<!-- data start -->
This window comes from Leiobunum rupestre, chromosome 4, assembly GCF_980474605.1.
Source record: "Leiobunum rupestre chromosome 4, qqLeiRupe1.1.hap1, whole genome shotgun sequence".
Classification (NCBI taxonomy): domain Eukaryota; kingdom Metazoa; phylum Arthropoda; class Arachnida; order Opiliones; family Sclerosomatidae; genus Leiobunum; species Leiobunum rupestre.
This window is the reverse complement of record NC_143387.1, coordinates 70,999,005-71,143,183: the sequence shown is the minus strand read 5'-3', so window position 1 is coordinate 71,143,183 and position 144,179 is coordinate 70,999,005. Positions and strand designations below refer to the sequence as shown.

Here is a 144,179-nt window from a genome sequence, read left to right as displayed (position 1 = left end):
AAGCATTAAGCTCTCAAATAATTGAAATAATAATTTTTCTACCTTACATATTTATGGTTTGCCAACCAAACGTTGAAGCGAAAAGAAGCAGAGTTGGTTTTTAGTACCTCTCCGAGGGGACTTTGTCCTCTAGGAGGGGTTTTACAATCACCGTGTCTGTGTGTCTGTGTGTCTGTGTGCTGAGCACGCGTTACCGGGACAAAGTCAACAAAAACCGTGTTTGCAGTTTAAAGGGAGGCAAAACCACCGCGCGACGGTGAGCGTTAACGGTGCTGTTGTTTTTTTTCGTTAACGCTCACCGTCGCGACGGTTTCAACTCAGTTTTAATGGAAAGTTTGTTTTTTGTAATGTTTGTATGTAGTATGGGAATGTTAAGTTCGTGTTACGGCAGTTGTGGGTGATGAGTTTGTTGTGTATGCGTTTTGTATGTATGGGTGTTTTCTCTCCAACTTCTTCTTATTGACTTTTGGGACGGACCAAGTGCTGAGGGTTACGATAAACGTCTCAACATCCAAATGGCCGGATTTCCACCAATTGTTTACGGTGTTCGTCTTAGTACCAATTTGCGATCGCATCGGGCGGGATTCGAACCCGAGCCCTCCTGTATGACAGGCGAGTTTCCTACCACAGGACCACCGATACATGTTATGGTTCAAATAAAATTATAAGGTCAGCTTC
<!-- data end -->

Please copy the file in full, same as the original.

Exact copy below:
This window comes from Leiobunum rupestre, chromosome 4, assembly GCF_980474605.1.
Source record: "Leiobunum rupestre chromosome 4, qqLeiRupe1.1.hap1, whole genome shotgun sequence".
Classification (NCBI taxonomy): domain Eukaryota; kingdom Metazoa; phylum Arthropoda; class Arachnida; order Opiliones; family Sclerosomatidae; genus Leiobunum; species Leiobunum rupestre.
This window is the reverse complement of record NC_143387.1, coordinates 70,999,005-71,143,183: the sequence shown is the minus strand read 5'-3', so window position 1 is coordinate 71,143,183 and position 144,179 is coordinate 70,999,005. Positions and strand designations below refer to the sequence as shown.

Here is a 144,179-nt window from a genome sequence, read left to right as displayed (position 1 = left end):
AAGCATTAAGCTCTCAAATAATTGAAATAATAATTTTTCTACCTTACATATTTATGGTTTGCCAACCAAACGTTGAAGCGAAAAGAAGCAGAGTTGGTTTTTAGTACCTCTCCGAGGGGACTTTGTCCTCTAGGAGGGGTTTTACAATCACCGTGTCTGTGTGTCTGTGTGTCTGTGTGCTGAGCACGCGTTACCGGGACAAAGTCAACAAAAACCGTGTTTGCAGTTTAAAGGGAGGCAAAACCACCGCGCGACGGTGAGCGTTAACGGTGCTGTTGTTTTTTTTCGTTAACGCTCACCGTCGCGACGGTTTCAACTCAGTTTTAATGGAAAGTTTGTTTTTTGTAATGTTTGTATGTAGTATGGGAATGTTAAGTTCGTGTTACGGCAGTTGTGGGTGATGAGTTTGTTGTGTATGCGTTTTGTATGTATGGGTGTTTTCTCTCCAACTTCTTCTTATTGACTTTTGGGACGGACCAAGTGCTGAGGGTTACGATAAACGTCTCAACATCCAAATGGCCGGATTTCCACCAATTGTTTACGGTGTTCGTCTTAGTACCAATTTGCGATCGCATCGGGCGGGATTCGAACCCGAGCCCTCCTGTATGACAGGCGAGTTTCCTACCACAGGACCACCGATACATGTTATGGTTCAAATAAAATTATAAGGTCAGCTTC